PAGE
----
Have you ever felt like that you are only surviving instead of thriving? You go through the motions of waking up, making and eating breakfast, providing an activity, managing a tantrum, and cleaning up spilled milk. You know the kids need a bath. A diaper just got ripped off of one of your littles and you find yourself wondering if that is poop on your floor. You hear yourself putting kids in time out, doling out hugs and kisses, and supplying bandaids where you don’t see any cuts. You hear crying and a little more crying. Some of those cries might even be coming from you as you try to be diplomatic: “Please share that toy.” Then, not so diplomatic: “I said to share that toy!” The list goes on and on. I have felt this way more days than not lately and frankly, it’s a little overwhelming.
What do you see when you look at your day?
When I look at my day, I see wonderful fleeting moments. Then I begin to think. “Wow, that was one tiny moment out of hours spent with my children.” I think about all the failures of the day instead of the tiny success. I think about the hours spent preparing those adorable crafts and activities for our week and how so often they are not “Pinterest perfect.” I think about the trips to the store where you leave your cart right where it is because suddenly all three kiddos are in tears and you just need an escape route. Those, and the many other moments make me feel like all we did for the day was survive the day. But here’s the thing: I want to thrive!
As mothers, we are often hard on ourselves and I mean really hard on ourselves. We judge ourselves so much that we get bogged down in the negative instead of celebrating in the positive. But, I recently learned that what I often see as failure can be the most exciting part of my little’s day.
What do they see when they look at their day?
It has become a tradition of ours at dinner to ask our oldest daughter about her favorite part of the day. She often surprises me with picking out the moments that I tend to think of as the messiest most stressful parts of my day. A recent example of this kind of “beautiful chaos” in her tiny mind would be when we were reading her favorite book, “Thelma the Unicorn.” We were sitting on the floor with her one-year-old twin siblings reading when the phone rang. I paused to answer it and, before I knew it, the twins were ripping pages from her precious book and my daughter was hysterical.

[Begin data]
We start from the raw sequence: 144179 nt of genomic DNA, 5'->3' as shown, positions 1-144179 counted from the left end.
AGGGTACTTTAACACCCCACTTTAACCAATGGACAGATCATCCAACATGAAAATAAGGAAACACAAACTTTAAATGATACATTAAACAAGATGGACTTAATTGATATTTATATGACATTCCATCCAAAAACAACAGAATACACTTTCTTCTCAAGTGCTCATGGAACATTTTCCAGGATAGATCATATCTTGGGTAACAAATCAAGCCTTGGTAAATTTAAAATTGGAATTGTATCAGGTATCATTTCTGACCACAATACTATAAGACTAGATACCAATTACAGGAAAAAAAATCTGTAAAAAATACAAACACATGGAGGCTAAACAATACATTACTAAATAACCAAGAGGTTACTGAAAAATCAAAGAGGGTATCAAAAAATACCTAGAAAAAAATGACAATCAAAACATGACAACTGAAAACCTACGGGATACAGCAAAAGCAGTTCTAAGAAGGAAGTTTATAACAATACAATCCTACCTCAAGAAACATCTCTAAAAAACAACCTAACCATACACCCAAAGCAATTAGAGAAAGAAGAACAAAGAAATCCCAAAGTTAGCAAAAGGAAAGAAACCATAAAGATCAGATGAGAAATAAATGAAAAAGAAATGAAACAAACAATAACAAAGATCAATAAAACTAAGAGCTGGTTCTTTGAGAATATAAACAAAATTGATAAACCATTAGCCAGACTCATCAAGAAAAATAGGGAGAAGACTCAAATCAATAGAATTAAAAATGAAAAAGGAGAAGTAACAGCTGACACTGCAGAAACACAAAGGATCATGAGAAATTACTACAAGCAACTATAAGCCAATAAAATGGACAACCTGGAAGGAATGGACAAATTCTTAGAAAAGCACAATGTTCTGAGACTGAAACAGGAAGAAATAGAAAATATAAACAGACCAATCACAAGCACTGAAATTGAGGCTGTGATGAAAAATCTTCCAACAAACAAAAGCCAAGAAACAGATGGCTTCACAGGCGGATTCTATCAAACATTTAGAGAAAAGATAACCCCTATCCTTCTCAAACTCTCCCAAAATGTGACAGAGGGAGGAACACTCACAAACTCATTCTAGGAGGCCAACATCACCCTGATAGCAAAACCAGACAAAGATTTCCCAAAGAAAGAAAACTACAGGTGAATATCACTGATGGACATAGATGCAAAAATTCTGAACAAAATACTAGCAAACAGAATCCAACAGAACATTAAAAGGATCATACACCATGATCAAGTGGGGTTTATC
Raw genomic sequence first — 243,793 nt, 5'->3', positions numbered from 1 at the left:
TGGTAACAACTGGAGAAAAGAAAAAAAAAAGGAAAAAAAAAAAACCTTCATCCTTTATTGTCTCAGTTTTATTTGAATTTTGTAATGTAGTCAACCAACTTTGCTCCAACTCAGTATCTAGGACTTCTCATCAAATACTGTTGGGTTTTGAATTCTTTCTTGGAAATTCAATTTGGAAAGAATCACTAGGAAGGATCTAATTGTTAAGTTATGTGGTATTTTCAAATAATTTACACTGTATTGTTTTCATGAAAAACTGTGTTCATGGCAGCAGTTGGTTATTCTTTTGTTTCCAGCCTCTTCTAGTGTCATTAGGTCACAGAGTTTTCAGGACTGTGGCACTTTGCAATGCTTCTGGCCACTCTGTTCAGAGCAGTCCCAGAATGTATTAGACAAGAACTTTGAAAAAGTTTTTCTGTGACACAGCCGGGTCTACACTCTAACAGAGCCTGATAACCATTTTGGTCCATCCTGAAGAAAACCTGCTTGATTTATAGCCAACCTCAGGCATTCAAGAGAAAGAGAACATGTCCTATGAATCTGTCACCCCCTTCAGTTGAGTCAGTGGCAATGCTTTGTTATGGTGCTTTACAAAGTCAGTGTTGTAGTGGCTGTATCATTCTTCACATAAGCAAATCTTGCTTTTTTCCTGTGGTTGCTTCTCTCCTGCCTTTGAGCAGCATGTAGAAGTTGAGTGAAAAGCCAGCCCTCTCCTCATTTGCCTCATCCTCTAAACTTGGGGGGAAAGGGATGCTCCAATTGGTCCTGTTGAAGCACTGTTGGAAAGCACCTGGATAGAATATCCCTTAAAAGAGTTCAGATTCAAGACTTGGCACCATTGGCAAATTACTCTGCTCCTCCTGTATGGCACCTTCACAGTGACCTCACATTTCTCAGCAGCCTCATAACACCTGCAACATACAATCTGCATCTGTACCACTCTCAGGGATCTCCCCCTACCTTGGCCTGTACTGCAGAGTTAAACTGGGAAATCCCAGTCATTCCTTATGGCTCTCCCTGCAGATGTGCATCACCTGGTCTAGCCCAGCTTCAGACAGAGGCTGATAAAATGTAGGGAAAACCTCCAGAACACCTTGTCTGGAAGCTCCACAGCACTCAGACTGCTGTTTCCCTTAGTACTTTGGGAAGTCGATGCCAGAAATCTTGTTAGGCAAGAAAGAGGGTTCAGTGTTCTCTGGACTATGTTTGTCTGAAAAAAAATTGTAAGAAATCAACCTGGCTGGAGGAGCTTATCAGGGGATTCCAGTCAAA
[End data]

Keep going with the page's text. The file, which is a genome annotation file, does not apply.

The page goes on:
It was mass chaos and one of those survival moments. Quickly, I retrieved the book, gave my twins something less destructible to play with, scooped up my teary eyed three year old, and began taping together the pieces of her book. What a mess! This was a mom-fail moment, for sure.
At dinner, I asked E. what her favorite part of her day was. She said, “Mama, you are a good fixer. My love you.” I said, “What do you mean?” She then proceeded to tell me, “You fix my favorite book today and not let babies take it.” Suddenly I realized that she didn’t see her book as being a total loss. My sweet girl viewed what I thought was a moment of failure as me being her HERO! When I thought I had let her down by allowing her siblings to rip apart her prized possession, she actually saw me rescuing her.
Give yourself a break
The moral of my story is that what we as mothers often see as insanity, chaos, and tears, is seen as heroism, love, and compassion by our kids. Our “failure” moments may lead to great mama moments through the eyes of our children. So, give yourself a break, look for the small joys, and talk to your kiddos about their day. It might just surprise you what they find to be really great and how AMAZING you really are!